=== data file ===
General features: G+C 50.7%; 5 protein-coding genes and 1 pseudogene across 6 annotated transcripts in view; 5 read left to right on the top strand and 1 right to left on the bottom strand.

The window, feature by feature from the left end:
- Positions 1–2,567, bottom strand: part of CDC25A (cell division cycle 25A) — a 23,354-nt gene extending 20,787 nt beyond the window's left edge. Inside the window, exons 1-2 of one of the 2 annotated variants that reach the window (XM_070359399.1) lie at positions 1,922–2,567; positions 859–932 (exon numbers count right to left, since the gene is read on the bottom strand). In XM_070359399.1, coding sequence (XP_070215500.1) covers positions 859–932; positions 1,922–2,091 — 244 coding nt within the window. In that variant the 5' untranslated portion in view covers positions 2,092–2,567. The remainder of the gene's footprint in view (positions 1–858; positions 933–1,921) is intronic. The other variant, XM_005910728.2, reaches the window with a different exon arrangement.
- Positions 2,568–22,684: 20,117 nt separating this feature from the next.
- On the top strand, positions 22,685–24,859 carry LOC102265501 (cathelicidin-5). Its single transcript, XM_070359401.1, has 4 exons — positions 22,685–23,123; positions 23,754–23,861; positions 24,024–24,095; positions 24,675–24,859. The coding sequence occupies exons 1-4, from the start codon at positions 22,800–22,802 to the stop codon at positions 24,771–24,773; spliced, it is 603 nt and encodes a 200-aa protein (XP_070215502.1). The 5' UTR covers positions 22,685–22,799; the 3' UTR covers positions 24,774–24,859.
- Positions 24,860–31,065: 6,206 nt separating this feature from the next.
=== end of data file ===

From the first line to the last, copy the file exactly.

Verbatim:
General features: G+C 50.7%; 5 protein-coding genes and 1 pseudogene across 6 annotated transcripts in view; 5 read left to right on the top strand and 1 right to left on the bottom strand.

The window, feature by feature from the left end:
- Positions 1–2,567, bottom strand: part of CDC25A (cell division cycle 25A) — a 23,354-nt gene extending 20,787 nt beyond the window's left edge. Inside the window, exons 1-2 of one of the 2 annotated variants that reach the window (XM_070359399.1) lie at positions 1,922–2,567; positions 859–932 (exon numbers count right to left, since the gene is read on the bottom strand). In XM_070359399.1, coding sequence (XP_070215500.1) covers positions 859–932; positions 1,922–2,091 — 244 coding nt within the window. In that variant the 5' untranslated portion in view covers positions 2,092–2,567. The remainder of the gene's footprint in view (positions 1–858; positions 933–1,921) is intronic. The other variant, XM_005910728.2, reaches the window with a different exon arrangement.
- Positions 2,568–22,684: 20,117 nt separating this feature from the next.
- On the top strand, positions 22,685–24,859 carry LOC102265501 (cathelicidin-5). Its single transcript, XM_070359401.1, has 4 exons — positions 22,685–23,123; positions 23,754–23,861; positions 24,024–24,095; positions 24,675–24,859. The coding sequence occupies exons 1-4, from the start codon at positions 22,800–22,802 to the stop codon at positions 24,771–24,773; spliced, it is 603 nt and encodes a 200-aa protein (XP_070215502.1). The 5' UTR covers positions 22,685–22,799; the 3' UTR covers positions 24,774–24,859.
- Positions 24,860–31,065: 6,206 nt separating this feature from the next.